The coronavirus impact may potentially cause an insurer to be faced with a situation in which insureds present multiple, high-exposure claims in a single policy period, thus making it impossible to settle all the claims within the available policy limits. Depending on the specific circumstances and the applicable state law, this situation may increase an insurer's risk of bad faith claims. For example, a Florida appellate court has stated that, if a liability insurer controls the defense of an insured against multiple claims arising from a single accident, the insurer must "minimize the magnitude of possible excess judgments against the insured by reasoned claim settlement." Farinas v. Fla. Farm Bureau Gen. Ins. Co., 850 So. 2d 555, 561 (Fla. 4th DCA 2003). The insurer has the obligation to attempt in good faith to defend and resolve the multiple claims in a way that minimizes the policyholder's exposure to judgments in excess of the policy limits.

It should be noted that Farinas involved a situation in which multiple claims arose from a single accident. However, insureds may argue that Farinas should be extended to apply to multiple, high-exposure claim situations covered under the same policy. The Farinas holding mandates that insurers approach multiple claims in the same policy period with special care.

Additional Issues and Risk Mitigation Strategies

The coronavirus pandemic implicates additional issues and potential risk mitigation strategies that warrant further consideration and analysis. For example, consider the following situations:

  1. Many states require an insurer to advise the insured of changes in coverage when renewing a policy. When the insurer fails to give appropriate notice, the earlier coverage applies. Therefore, for insurers that add exclusions for claims arising from pandemics in renewed policies, the insurer must be careful to notify the insured of all changes.
  2. The coronavirus will result in increased bankruptcies, especially with corporations that lack access to capital. Given that D&O claims are often brought by creditors and/or trustees in bankruptcy, policy provisions must be carefully reviewed.
  3. Insurers should consider whether there are proactive, economically feasible strategies that an insurer may take to decrease the likelihood that D&O claims will be brought against its insureds (similar to how homeowner insurers sometimes voluntarily apply fire repellent to insureds' homes during large-scale forest fires). For example, insurers may want to consider providing advice or training to educate corporations and their directors and officers regarding their fiduciary duties.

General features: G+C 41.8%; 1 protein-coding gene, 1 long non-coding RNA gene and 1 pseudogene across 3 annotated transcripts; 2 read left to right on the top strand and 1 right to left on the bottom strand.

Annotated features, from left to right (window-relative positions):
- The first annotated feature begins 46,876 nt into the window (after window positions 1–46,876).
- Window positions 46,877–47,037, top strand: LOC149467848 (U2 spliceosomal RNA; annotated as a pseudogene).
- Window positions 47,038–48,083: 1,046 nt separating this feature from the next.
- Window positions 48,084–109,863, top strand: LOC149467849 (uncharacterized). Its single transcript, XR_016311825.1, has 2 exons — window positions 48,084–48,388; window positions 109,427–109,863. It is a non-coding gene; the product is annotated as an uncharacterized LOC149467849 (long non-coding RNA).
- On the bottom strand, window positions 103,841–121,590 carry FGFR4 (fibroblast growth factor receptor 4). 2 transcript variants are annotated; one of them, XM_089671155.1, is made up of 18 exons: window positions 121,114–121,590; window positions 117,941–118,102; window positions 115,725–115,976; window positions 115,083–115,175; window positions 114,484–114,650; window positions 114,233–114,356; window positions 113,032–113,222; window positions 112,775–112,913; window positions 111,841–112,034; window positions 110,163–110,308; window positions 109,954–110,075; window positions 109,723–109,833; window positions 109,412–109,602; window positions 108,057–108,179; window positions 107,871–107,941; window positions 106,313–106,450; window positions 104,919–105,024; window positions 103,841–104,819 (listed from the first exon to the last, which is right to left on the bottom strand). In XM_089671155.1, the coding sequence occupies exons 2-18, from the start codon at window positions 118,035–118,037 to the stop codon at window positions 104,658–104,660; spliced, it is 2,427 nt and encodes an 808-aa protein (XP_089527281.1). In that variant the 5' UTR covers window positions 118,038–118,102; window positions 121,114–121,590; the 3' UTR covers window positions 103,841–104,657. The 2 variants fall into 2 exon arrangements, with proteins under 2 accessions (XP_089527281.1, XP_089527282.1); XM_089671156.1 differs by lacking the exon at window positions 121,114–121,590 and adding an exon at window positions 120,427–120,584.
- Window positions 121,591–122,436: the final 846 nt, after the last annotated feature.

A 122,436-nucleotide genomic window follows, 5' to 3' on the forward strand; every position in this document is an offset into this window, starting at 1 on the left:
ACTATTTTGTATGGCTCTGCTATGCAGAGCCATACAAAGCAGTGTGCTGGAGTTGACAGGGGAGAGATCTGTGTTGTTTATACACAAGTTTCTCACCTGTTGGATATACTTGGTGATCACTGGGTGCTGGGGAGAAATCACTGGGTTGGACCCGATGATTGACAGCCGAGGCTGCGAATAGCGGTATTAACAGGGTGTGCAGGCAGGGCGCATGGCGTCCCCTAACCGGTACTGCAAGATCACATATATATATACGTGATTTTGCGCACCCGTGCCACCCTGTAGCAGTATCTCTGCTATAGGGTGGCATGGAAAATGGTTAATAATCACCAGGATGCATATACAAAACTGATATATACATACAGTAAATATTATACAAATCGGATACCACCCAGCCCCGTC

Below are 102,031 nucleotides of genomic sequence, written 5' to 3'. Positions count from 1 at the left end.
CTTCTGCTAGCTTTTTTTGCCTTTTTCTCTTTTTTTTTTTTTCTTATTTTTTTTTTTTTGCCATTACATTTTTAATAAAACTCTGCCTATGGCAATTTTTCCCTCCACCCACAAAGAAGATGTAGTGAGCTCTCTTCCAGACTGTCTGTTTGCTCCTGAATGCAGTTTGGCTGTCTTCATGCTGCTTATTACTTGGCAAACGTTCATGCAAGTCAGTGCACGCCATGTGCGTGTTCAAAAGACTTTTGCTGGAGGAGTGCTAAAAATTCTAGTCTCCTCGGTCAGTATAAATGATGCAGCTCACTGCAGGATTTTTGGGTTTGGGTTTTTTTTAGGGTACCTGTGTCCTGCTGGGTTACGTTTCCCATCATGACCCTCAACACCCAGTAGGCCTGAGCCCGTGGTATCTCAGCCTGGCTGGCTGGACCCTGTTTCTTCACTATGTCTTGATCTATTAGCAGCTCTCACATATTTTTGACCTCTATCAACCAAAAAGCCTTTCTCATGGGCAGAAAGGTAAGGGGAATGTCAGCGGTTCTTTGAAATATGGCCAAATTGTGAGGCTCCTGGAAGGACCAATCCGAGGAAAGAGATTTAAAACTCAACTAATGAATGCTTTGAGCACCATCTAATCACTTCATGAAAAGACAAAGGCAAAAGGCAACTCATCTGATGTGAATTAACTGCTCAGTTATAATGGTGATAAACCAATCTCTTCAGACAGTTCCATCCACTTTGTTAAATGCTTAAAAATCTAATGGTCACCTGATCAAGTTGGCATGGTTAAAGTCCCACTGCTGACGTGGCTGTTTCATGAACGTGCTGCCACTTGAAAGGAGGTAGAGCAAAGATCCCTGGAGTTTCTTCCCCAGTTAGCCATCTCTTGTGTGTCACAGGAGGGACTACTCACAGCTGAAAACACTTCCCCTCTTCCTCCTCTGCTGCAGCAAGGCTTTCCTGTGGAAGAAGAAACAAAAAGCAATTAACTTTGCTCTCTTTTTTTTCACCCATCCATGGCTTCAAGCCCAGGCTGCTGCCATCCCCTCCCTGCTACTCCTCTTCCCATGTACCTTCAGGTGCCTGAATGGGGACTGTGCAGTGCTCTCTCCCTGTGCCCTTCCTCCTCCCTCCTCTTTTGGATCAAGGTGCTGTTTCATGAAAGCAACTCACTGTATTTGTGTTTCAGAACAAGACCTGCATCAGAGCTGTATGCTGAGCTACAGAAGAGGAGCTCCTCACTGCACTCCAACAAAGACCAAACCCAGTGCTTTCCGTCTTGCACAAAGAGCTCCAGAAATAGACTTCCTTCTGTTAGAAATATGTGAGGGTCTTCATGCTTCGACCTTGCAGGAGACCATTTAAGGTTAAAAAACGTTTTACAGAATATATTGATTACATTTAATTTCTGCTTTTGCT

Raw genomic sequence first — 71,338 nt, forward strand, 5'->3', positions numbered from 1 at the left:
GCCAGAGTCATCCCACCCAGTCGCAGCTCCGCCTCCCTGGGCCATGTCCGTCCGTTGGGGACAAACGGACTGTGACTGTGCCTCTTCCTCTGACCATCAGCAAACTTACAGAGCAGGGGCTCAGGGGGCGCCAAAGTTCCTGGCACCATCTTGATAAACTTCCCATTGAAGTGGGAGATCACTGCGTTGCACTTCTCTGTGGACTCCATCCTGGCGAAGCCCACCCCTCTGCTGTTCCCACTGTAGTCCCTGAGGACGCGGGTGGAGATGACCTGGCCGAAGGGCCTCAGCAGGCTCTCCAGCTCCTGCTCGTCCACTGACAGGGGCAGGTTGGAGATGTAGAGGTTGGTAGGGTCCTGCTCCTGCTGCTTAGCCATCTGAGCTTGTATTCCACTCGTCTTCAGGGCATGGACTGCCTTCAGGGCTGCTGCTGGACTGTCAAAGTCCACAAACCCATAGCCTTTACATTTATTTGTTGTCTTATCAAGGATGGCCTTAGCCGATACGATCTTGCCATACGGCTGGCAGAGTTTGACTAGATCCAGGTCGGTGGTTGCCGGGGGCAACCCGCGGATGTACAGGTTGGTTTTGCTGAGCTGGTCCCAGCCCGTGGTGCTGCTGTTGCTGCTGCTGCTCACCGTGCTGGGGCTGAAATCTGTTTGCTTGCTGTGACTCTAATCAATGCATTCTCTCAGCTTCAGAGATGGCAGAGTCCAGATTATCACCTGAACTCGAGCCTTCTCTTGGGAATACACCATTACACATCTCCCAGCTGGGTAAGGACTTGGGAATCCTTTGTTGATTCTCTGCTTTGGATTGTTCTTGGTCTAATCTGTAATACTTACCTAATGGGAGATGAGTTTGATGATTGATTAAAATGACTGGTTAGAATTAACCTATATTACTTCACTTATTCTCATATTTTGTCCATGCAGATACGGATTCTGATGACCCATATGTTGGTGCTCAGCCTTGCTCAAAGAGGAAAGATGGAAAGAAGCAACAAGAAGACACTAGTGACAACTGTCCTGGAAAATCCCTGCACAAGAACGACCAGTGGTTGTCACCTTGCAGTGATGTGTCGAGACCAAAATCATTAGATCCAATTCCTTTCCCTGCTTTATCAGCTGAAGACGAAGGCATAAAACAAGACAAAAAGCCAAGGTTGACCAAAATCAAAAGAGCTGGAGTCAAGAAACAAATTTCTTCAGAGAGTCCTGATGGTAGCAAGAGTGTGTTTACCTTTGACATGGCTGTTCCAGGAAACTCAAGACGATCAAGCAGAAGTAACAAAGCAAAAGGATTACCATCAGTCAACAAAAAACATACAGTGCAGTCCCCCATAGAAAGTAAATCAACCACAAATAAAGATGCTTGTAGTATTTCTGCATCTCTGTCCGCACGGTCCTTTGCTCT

The perils of the pandemic cannot be avoided by D&O insurers. The economic consequences of the coronavirus are pervasive and businesses will explore every potential source of recovery, including D&O coverage that would not typically be implicated. The lawsuits have already commenced, e.g., a pharmaceutical company has been sued because it allegedly made false statements about its development of a vaccine, thus causing a spike in the value of its stock that crashed after the truth became known. Another action has been filed against a cruise line alleging that it made false statements about the coronavirus to influence the purchase of cruises. The Securities and Exchange Commission has filed an action for injunctive relief and civil penalties against a corporation that issued false press releases about its ability to provide N95 masks.

Given the inclusive language of D&O insuring clauses, the interpretation of policy definitions and exclusions will likely become the focus of litigation. D&O insurers must vigilantly follow decisions rendered by various jurisdictions and develop persuasive approaches to confine D&O coverage to its intended purposes.

©2024 Carlton Fields, P.A. Carlton Fields practices law in California through Carlton Fields, LLP. Carlton Fields publications should not be construed as legal advice on any specific facts or circumstances. The contents are intended for general information and educational purposes only, and should not be relied on as if it were advice about a particular fact situation. The distribution of this publication is not intended to create, and receipt of it does not constitute, an attorney-client relationship with Carlton Fields. This publication may not be quoted or referred to in any other publication or proceeding without the prior written consent of the firm, to be given or withheld at our discretion. To request reprint permission for any of our publications, please use our Contact Us form via the link below. The views set forth herein are the personal views of the author and do not necessarily reflect those of the firm. This site may contain hypertext links to information created and maintained by other entities. Carlton Fields does not control or guarantee the accuracy or completeness of this outside information, nor is the inclusion of a link to be intended as an endorsement of those outside sites.


The information on this website is presented as a service for our clients and Internet users and is not intended to be legal advice, nor should you consider it as such. Although we welcome your inquiries, please keep in mind that merely contacting us will not establish an attorney-client relationship between us. Consequently, you should not convey any confidential information to us until a formal attorney-client relationship has been established. Please remember that electronic correspondence on the internet is not secure and that you should not include sensitive or confidential information in messages. With that in mind, we look forward to hearing from you.